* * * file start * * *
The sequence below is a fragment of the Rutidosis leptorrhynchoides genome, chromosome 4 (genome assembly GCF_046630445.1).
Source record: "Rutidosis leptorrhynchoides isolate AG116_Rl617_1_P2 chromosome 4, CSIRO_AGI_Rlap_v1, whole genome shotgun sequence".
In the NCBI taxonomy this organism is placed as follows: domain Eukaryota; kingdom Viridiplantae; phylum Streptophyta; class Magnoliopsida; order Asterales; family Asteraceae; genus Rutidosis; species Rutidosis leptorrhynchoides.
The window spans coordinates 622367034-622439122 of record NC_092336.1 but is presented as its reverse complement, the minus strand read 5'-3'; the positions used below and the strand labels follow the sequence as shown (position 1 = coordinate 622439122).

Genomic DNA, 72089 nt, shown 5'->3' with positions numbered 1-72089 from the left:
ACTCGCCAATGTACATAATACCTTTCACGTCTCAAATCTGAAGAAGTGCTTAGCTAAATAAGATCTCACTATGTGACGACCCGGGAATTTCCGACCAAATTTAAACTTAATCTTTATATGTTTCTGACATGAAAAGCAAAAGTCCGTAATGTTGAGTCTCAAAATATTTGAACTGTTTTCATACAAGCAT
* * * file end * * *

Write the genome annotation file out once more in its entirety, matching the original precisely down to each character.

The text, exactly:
The sequence below is a fragment of the Rutidosis leptorrhynchoides genome, chromosome 4 (genome assembly GCF_046630445.1).
Source record: "Rutidosis leptorrhynchoides isolate AG116_Rl617_1_P2 chromosome 4, CSIRO_AGI_Rlap_v1, whole genome shotgun sequence".
In the NCBI taxonomy this organism is placed as follows: domain Eukaryota; kingdom Viridiplantae; phylum Streptophyta; class Magnoliopsida; order Asterales; family Asteraceae; genus Rutidosis; species Rutidosis leptorrhynchoides.
The window spans coordinates 622367034-622439122 of record NC_092336.1 but is presented as its reverse complement, the minus strand read 5'-3'; the positions used below and the strand labels follow the sequence as shown (position 1 = coordinate 622439122).

Genomic DNA, 72089 nt, shown 5'->3' with positions numbered 1-72089 from the left:
ACTCGCCAATGTACATAATACCTTTCACGTCTCAAATCTGAAGAAGTGCTTAGCTAAATAAGATCTCACTATGTGACGACCCGGGAATTTCCGACCAAATTTAAACTTAATCTTTATATGTTTCTGACATGAAAAGCAAAAGTCCGTAATGTTGAGTCTCAAAATATTTGAACTGTTTTCATACAAGCAT